Update on Negotiations

On 28th September 2018 the ACP Group of States and the EU began negotiations for a successor Agreement to the Cotonou Agreement which comes to an end in February 2020. This section contains all you need to know about the negotiations.





ACP concerned about non-tariff barriers on agri products by EU

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GENEVA, Switzerland, 11 July 2019 (CMC): The African, Caribbean and Pacific (ACP) Group is warning of “grave implications” for its members as it expressed concern at the “arbitrary adoption” of measures by the World Trade Organisation (WTO) that negatively affect developing countries and go against the principles of facilitating development through trade.

Speaking on behalf of the ACP, Coordinator of the ACP Geneva Group, Ambassador Cheryl Spencer of Jamaica said the grouping, which includes 16 Caribbean countries, relies heavily on many substances that are subject to arbitrary measures, as these substances are often necessary for production and in post-harvest activities.

“We wish, however, to acknowledge the right of WTO members to exercise policy space to legitimately protect human, animal, and plant health and safety. At the same time, the ACP calls on members adopting these measures to do so in line with the established rules and ethos of the WTO.”

She said in the case of bananas, for example, the crop plays “an indispensable role” in job creation, rural development, and livelihood security in a number of ACP states and that “it is further worthy of note that the European Union has been a primary market for our banana exports.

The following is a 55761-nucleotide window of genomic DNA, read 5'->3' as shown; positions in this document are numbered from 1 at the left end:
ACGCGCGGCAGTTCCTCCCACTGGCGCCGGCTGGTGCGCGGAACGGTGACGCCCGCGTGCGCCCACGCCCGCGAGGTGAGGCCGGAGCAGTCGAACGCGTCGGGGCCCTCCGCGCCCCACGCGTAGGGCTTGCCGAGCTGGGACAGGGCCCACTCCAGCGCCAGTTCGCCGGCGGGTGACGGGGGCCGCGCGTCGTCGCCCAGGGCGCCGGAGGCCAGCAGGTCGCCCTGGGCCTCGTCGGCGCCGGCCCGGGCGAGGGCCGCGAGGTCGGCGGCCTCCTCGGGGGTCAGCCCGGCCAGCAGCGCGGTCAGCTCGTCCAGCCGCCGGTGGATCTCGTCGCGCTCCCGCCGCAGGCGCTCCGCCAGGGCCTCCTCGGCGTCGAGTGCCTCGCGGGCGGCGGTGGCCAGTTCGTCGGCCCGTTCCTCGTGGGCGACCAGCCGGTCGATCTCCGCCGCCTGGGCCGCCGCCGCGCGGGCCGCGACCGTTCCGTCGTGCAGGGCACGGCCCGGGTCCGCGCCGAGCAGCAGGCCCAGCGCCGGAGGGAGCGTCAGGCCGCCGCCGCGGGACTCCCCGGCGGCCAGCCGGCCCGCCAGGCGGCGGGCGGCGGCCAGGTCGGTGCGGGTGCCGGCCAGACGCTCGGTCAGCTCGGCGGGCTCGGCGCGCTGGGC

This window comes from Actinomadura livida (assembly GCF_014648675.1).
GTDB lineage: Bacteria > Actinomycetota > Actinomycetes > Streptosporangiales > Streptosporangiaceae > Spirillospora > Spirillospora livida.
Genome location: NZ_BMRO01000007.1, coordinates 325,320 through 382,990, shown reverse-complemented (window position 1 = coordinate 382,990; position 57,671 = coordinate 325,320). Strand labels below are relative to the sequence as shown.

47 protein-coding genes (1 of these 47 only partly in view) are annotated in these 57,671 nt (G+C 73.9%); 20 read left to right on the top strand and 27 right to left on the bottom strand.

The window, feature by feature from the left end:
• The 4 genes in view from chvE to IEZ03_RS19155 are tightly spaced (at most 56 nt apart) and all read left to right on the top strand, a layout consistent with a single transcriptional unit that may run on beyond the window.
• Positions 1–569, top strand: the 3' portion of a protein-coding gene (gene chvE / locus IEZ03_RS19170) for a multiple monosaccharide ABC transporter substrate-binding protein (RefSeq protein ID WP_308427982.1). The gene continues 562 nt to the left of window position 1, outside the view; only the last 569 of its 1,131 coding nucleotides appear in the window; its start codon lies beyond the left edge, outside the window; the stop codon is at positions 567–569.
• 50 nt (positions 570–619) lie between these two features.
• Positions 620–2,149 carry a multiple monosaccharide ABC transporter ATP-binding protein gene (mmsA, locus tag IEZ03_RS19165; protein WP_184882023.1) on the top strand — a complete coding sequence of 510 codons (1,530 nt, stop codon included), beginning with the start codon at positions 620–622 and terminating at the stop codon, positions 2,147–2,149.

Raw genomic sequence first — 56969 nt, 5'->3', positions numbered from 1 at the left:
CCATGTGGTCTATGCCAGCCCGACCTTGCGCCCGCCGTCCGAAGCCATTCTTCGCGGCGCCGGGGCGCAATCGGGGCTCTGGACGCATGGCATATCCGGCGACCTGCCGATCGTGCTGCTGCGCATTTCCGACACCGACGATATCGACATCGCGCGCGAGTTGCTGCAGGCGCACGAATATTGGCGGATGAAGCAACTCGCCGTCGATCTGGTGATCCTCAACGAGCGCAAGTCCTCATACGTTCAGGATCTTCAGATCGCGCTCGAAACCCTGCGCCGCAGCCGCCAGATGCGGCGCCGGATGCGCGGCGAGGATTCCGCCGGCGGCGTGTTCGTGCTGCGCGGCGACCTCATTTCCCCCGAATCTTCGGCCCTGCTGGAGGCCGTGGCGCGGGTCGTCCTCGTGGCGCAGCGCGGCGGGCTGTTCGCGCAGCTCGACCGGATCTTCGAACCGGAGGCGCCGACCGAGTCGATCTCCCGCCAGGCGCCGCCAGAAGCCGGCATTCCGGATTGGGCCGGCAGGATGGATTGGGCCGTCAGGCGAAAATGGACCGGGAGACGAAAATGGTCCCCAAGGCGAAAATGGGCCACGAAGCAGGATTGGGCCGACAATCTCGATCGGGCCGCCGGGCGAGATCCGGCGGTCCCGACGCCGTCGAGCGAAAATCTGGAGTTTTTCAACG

“Therefore, lowering MRLs (maximum residue limits) for [the fungicide] imazalil — a key post-harvest input — can have severe and wide-ranging impacts on the banana sectors in many ACP countries.

“It should be borne in mind that in many instances there is no effective substitute amongst the available phytosanitary products with the efficacy of those affected by the lowering of MRLs, especially with regards to sporulation control.”

Ambassador Spencer said the ACP concern is particularly centred on the arbitrary nature of the steps taken toward the implementation of these new measures, given that the “assumed consumer risks are often premised on what we believe to be insufficient data and inconsistency with the recommendations of international organisations such as the CODEX, FAO, and the WHO”.



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